Daily Archive: January 5, 2023

Radious working space: How to keep yourself safe?

laboratory equipment Malaysia

Laboratories are one of the hubs for human development and innovation so far. This means that they would have to work with unknown and even dangerous items and substances frequently. Including radioactive materials, which are one of the deadliest materials on earth. Not only in Malaysia, but the whole world also has some shared safety protocols that require a certain amount of laboratory equipment Malaysia providers have to meet. 

Before working with radioactive materials

laboratory equipment Malaysia
  • Planning and keeping precautions are always the best way to ensure the safety focuses are met. Dry run with your team on a replicate material first and note down difficulties that arise during the process. This will minimise the potential risks and reduce operating time in real actions.
  • Rearrange the workspace to facilitate a more convenient environment by eliminating unnecessary equipment and making more moving space with safely required tools. 
  • Specifically label radioactive experiment-related equipment, containers, and areas that support the process with radioactive labelling tape. Dedicate equipment like pipettes and glassware to radioactivity work to help avoid cross-contamination.
  • Apply absorbent materials and trays to confine spills and reduce potential contamination.
  • Setting up traps to collect radioactive particles is essential, such as vacuum line traps. 
  • Carefully plan the experiment process so that your team will not create any mixed waste like hazardous chemicals or biologically active material combined with radioactivity. 
  • Make sure to have a calibrated operational survey metre with a pancake probe, or a scintillation probe (for tasks with low-energy gamma or x-ray emitters).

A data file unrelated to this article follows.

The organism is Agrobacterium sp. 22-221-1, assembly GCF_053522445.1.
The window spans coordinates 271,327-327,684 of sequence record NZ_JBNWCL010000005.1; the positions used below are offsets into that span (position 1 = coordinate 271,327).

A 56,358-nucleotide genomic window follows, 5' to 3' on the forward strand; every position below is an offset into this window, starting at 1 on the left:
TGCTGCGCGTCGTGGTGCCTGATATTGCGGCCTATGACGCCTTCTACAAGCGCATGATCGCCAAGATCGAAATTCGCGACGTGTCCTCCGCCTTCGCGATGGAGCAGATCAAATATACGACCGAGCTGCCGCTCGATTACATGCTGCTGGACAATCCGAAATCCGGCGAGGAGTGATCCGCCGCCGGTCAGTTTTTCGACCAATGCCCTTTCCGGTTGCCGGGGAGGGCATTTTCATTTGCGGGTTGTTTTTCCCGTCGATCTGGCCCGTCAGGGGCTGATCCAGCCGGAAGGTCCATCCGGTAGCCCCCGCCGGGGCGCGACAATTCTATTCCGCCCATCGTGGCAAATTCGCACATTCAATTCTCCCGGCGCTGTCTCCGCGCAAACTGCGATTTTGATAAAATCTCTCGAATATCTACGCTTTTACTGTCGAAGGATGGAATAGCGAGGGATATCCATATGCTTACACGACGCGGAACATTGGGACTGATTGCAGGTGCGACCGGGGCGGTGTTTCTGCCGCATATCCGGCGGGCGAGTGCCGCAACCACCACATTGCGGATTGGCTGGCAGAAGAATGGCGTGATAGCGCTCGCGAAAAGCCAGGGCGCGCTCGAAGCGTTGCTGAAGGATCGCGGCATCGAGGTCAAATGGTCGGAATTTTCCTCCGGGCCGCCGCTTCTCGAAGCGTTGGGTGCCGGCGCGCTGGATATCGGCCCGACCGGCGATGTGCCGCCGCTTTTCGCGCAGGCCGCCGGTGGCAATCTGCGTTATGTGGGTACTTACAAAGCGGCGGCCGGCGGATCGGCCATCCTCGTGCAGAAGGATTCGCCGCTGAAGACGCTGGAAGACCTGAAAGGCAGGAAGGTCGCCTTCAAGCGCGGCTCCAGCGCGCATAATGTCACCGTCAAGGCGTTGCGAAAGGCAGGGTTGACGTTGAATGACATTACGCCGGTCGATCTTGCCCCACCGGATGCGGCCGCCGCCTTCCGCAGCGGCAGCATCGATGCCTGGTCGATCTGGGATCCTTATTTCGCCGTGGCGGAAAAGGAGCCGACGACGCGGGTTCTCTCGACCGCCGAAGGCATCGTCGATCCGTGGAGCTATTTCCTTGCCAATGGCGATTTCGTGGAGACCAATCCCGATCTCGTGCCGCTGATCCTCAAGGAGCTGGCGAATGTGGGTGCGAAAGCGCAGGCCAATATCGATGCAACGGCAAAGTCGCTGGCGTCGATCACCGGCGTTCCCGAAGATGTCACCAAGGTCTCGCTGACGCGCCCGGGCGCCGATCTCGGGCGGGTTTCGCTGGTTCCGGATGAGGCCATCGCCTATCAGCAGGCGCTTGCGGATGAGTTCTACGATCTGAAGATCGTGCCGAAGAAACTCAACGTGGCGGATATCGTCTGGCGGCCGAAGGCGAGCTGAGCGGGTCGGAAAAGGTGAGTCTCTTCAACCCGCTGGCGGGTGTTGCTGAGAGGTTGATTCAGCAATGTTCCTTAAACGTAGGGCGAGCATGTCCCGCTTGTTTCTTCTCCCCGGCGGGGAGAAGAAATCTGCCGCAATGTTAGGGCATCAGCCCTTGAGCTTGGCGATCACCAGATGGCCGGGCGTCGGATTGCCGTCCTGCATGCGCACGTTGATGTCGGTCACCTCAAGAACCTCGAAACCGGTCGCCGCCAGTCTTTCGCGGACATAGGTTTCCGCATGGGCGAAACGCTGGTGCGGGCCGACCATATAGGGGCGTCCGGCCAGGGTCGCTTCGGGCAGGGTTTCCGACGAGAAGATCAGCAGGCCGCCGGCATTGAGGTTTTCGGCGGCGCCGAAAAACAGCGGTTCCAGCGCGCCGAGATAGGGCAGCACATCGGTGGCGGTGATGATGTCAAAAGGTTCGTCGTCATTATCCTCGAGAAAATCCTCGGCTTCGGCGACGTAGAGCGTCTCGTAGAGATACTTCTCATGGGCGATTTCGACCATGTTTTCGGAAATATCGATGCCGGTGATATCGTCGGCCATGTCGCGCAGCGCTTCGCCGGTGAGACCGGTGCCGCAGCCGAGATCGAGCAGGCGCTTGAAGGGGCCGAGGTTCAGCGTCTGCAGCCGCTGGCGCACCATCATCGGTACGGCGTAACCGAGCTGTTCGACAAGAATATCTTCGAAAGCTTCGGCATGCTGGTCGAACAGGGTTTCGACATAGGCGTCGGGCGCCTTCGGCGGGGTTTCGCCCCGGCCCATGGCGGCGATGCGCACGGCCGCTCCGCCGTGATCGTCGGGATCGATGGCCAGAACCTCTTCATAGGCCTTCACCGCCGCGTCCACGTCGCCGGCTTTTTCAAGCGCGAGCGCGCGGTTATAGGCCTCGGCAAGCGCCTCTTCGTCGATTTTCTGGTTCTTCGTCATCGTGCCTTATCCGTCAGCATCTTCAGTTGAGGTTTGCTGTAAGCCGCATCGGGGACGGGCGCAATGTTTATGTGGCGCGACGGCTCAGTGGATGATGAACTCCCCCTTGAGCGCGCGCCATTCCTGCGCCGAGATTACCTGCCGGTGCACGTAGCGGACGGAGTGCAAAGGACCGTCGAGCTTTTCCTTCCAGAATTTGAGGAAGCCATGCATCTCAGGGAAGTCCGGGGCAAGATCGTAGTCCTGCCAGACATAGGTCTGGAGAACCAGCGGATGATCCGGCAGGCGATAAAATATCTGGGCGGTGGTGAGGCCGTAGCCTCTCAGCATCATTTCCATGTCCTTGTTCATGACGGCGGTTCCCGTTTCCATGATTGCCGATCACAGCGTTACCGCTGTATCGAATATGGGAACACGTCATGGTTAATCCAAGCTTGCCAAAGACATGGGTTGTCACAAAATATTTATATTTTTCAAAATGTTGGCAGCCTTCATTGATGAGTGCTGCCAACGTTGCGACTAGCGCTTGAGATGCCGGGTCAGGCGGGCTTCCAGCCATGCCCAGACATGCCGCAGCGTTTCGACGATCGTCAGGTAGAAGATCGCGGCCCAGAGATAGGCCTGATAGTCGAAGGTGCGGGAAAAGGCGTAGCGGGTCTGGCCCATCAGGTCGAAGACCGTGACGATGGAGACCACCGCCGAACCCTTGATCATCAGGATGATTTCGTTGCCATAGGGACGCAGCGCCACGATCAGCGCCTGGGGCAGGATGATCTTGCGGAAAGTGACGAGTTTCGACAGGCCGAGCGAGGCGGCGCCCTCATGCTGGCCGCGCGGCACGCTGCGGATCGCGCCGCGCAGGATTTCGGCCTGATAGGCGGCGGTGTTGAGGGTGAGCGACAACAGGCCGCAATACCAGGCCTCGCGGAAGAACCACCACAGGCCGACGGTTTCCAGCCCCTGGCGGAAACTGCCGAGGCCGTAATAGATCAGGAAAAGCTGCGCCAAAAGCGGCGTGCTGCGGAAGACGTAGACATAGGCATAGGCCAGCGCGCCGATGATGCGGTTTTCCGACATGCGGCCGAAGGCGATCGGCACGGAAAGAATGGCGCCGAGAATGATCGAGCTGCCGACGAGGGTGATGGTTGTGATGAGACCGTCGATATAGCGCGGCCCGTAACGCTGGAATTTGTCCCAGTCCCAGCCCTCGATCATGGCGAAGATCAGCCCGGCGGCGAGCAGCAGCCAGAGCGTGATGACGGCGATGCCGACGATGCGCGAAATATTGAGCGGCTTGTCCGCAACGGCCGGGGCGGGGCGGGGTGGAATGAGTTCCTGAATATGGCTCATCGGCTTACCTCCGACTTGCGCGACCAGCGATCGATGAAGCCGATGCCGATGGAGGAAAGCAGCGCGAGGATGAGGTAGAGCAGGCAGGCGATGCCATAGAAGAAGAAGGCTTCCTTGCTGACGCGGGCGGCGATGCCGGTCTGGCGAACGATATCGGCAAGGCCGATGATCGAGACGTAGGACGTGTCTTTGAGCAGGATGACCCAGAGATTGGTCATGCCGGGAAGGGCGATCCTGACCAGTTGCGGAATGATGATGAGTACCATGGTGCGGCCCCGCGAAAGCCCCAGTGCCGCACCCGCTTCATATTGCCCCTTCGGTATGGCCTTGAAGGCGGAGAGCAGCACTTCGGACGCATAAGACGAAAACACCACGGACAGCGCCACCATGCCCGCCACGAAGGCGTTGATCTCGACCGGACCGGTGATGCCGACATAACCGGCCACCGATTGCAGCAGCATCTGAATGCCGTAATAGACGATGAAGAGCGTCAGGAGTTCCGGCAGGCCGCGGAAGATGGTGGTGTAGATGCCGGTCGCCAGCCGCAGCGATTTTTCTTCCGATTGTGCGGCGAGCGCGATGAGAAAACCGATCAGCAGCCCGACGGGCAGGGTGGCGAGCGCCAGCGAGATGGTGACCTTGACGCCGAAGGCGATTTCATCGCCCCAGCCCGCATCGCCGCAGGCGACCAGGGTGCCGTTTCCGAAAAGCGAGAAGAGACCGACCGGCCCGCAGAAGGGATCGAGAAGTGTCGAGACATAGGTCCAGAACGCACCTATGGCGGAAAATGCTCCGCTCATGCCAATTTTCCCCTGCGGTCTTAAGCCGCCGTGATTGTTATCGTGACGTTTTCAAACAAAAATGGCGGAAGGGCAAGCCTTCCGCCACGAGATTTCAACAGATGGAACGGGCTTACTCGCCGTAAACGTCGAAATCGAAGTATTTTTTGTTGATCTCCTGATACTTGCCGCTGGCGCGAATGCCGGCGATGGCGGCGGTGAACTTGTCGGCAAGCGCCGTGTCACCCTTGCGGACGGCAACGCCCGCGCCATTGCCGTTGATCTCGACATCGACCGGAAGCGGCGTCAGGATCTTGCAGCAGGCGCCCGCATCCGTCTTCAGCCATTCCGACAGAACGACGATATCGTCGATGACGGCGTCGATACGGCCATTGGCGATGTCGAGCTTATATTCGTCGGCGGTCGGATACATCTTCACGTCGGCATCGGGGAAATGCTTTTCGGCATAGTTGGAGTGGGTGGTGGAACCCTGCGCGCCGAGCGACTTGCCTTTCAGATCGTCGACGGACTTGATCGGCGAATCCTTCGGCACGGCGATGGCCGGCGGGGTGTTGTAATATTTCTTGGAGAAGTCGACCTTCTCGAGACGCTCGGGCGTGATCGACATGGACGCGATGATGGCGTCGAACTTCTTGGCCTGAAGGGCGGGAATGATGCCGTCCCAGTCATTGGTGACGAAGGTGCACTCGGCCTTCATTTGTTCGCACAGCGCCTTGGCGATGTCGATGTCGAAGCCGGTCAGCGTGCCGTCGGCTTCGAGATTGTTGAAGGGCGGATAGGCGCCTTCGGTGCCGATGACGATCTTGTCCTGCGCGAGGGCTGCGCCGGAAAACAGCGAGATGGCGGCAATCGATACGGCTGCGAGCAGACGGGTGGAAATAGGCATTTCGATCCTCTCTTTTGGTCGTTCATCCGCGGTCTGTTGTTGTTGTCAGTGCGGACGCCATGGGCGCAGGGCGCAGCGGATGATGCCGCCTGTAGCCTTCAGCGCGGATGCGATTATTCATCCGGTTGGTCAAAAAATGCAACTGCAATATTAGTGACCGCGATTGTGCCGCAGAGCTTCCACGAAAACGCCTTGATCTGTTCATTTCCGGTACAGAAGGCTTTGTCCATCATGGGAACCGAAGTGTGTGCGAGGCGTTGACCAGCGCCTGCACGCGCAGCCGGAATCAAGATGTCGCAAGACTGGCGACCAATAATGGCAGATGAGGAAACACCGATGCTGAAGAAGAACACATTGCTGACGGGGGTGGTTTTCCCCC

Working with radioactive materials

laboratory equipment Malaysia
  • Minimising the exposure time with the radioactive material, the shorter the better. 
  • Keep as much distance between yourself and the radioactive material as possible.
  • Wear personal protective gear, you have to at least have a laboratory coat, gloves, safety glasses, and close-toed shoes. The experimenters should also wear whole-body dosimeters when dealing with radioactive materials, and extremity dosimeters if provided. Wear either a single or double pair of gloves, depending on the radionuclide you are working with. Make sure to select gloves that are suitable for the chemical and other hazards in the experiment. 
  • Change the glove regularly, and you must always assume that the gloves are contaminated until proven otherwise – making sure not to spread the contaminants. Do not leave the lab or touch things outside of the workspace. Have the gloves removed carefully from the inside out, ensure the gloves are properly disposed of and immediately wash your hands
  • Apply remote handling devices (forceps or tongs) to handle stock vials, sources, and potentially contaminated items. 
  • No food, drinks, or smoke while operating, and leave no skin parts exposed to the workspace while working in a room where radioisotopes are handled. Be Careful not to rub your eyes or scratch the exposed areas of skin, and touch your hair. 
  • NEVER pipette by mouth, instead, use automatic or remote pipetting devices. 
  • Allow sufficient time for frozen stock solutions to thaw before trying to withdraw an aliquot. However, if you are working with 35S-methionine, cysteine, and Translabel® refer to the related worksheet for 35S volatility. 
  • Carefully handle and dispose of spin (centrifuge) columns. Place used columns in a sealed container, which could be a capped tube or ziplock bag when discarding into the radioactive waste. 
  • Ensure the application of shielding for the radionuclide, and an efficient shield should protect all directions. Place the radioactive material close to the shield to maximise the blocking effect provided by the shielding. 
  • Never shield high-energy beta radiation (e.g. 32P) in high atomic number materials such as lead, as secondary radiation (Bremsstrahlung) may be produced and is more penetrating than the beta radiation that produced it. Therefore, use lightweight materials such as plastics (e.g. Lucite, Plexiglas) to shield beta emitters.